Hurricane preparedness--Don't forget pets

  • Published
  • By Maj. Marnee A.C. Losurdo
  • 81st Training Wing Public Affairs
For many people, their pet is an integral part of their family.

This is the case for Capt. Lisa L. Kostellic, 403d Mission Support Group executive officer, who owns a cat and two dogs. Her 10-year-old cat is from a shelter and her dogs, a German shepherd and Belgian Malinois, are three years old.

"I love my pets," said Kostellic, who served three years on active duty as a public affairs officer at Keesler during Hurricane Katrina before joining the Air Force Reserve in 2007.
As a Biloxi native and having spent a year at Kadena Air Base in Okinawa, Japan, Kostellic is familiar with what it takes to prepare for a hurricane or typhoon. This means including her furry friends into her hurricane preparation plans and assembling a pet emergency kit.

"You have to be willing to take on the responsibility that goes with owning a pet," she said. "This is the time of year I go storm shopping to ensure I have everything we need to include nonperishable items, food and water."

Kostellic has these items on hand as part of her Pet Emergency Supply Kit. The Humane Society of the United States recommends the following items:
- Food and water for five days for each pet.
- Medications and medical records.
- Cat litter box, litter and associated items as well as garbage bags to collect pet waste.
- Leashes, harness and carriers to transport pets safely.
- Pet beds and toys.
- Written instructions concerning pet feeding schedules, medical conditions and behavioral issues as well as veterinarian information in the event the pet needs to be boarded.
- Current photos and descriptions of pets in the event pets become separated from their owners during the storm.

Also, include pets into the family evacuation plan, said Daniel L. Ward, CSC employee and an emergency management program analyst for the base.

"Take your pets with you," he said. "Don't leave them behind or let them loose. If it's not safe for you, it won't be safe for your pet. Communities have had problems with people letting their pets loose before a storm. People will let their pets loose, and after a storm there are issues with animal bites and lost pets. It's much safer, for everyone, to pre-identify pet shelters or pet friendly hotels in your family plan."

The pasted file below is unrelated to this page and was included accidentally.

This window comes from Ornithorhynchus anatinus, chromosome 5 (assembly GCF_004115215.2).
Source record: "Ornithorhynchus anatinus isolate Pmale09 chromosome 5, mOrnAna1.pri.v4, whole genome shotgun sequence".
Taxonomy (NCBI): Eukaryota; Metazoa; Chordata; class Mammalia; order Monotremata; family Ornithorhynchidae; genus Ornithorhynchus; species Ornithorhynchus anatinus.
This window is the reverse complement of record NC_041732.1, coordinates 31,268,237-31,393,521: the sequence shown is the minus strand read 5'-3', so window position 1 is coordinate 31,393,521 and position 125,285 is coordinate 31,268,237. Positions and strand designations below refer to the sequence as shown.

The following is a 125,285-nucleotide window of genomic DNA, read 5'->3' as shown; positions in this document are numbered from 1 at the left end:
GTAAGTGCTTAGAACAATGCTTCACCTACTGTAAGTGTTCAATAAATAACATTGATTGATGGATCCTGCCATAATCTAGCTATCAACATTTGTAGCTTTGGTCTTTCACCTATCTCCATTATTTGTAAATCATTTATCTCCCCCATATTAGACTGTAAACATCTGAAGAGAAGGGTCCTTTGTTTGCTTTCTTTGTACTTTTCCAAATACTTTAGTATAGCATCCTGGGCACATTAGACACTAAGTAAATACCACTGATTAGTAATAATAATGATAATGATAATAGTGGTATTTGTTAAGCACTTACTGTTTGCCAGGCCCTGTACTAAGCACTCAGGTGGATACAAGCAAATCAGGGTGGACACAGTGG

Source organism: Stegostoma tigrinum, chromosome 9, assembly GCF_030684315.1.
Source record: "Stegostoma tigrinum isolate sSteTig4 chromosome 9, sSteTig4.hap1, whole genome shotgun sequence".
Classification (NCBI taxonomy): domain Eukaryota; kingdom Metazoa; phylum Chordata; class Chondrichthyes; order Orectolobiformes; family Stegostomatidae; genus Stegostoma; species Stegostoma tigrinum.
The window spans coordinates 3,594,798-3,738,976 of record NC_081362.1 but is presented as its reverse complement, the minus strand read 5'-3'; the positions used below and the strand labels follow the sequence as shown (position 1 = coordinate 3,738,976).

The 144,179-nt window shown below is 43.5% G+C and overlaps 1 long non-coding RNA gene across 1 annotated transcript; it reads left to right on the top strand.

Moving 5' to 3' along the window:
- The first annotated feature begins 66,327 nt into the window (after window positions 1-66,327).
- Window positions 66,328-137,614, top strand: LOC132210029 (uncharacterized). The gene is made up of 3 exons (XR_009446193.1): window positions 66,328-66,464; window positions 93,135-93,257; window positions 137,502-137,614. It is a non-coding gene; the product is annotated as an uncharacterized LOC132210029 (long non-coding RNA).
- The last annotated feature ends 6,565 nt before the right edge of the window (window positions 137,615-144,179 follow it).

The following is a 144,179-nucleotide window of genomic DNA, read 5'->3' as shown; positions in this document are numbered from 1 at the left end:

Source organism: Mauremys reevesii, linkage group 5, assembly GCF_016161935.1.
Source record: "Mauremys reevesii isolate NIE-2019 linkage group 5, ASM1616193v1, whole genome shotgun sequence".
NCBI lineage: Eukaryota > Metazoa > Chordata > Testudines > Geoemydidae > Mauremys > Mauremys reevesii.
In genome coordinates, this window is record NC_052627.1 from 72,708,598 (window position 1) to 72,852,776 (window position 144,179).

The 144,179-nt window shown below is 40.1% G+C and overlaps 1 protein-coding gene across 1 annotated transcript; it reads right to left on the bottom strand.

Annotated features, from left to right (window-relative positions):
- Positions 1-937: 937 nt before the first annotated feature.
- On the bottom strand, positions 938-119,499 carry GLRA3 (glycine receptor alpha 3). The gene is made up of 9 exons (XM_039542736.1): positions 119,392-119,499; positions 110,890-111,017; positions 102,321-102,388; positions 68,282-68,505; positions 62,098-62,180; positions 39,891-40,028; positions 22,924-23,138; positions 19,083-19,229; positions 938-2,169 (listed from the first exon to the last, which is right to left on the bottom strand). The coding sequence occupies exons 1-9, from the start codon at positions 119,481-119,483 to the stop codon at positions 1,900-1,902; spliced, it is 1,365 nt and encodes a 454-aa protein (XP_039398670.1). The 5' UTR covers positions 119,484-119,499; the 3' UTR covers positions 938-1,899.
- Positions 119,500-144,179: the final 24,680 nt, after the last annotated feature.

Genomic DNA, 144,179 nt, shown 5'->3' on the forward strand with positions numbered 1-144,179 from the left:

This is why the Humane Society of the United States recommends owners ensure their pets have proper identification. Pets should have a collar with the owner's phone number, and it's even better if they are microchipped and enrolled in a recovery database.

If not staying with family or friends, there are several pet friendly hotels. The following websites can assist pet owners with finding lodging for their family and pets:

Other options include boarding animals with a kennel or veterinarian, according to Humane Society of the United States.

If evacuating to a public shelter, individuals should be aware not all shelters allow pets. During a hurricane, Harrison County Emergency Management announces shelter locations. This agency works closely with the base to inform personnel what shelter locations are available to people and pets, said David K. Townsend Jr., CSC employee who is the installation emergency manager.

"At this time, there is one pet-friendly shelter in Harrison County," said Rupert H. Lacy, director of Harrison County Emergency Management, Homeland Security Agency and Emergency 911. "The Humane Society of South Mississippi runs the shelter, which if opened is located at the Harrison Central High School Career and Technical Center, 15600 School Road, Gulfport."

Kostellic said she is fortunate to have family and friends throughout the area, should she need to evacuate with her pets.

"Pets are a big responsibility, but they are worth it," she said. "For non-pet people it may be hard to understand if you have never had an animal greet you at the door after a long day. Animals have 100 percent unconditional love for you."

For more information, visit the Keeler Hurricane information webpage at
The following websites also offer pet preparedness information.
The Humane Society of the United States:
The Humane Society of South Mississippi:

(This is part two of a four-part series about hurricane preparedness. Maj. Marnee A.C. Losurdo is a reservist with the 512th Airlift Wing, Dover Air Force Base, Del., performing her annual tour with the 81st Training Wing Public Affairs Office.)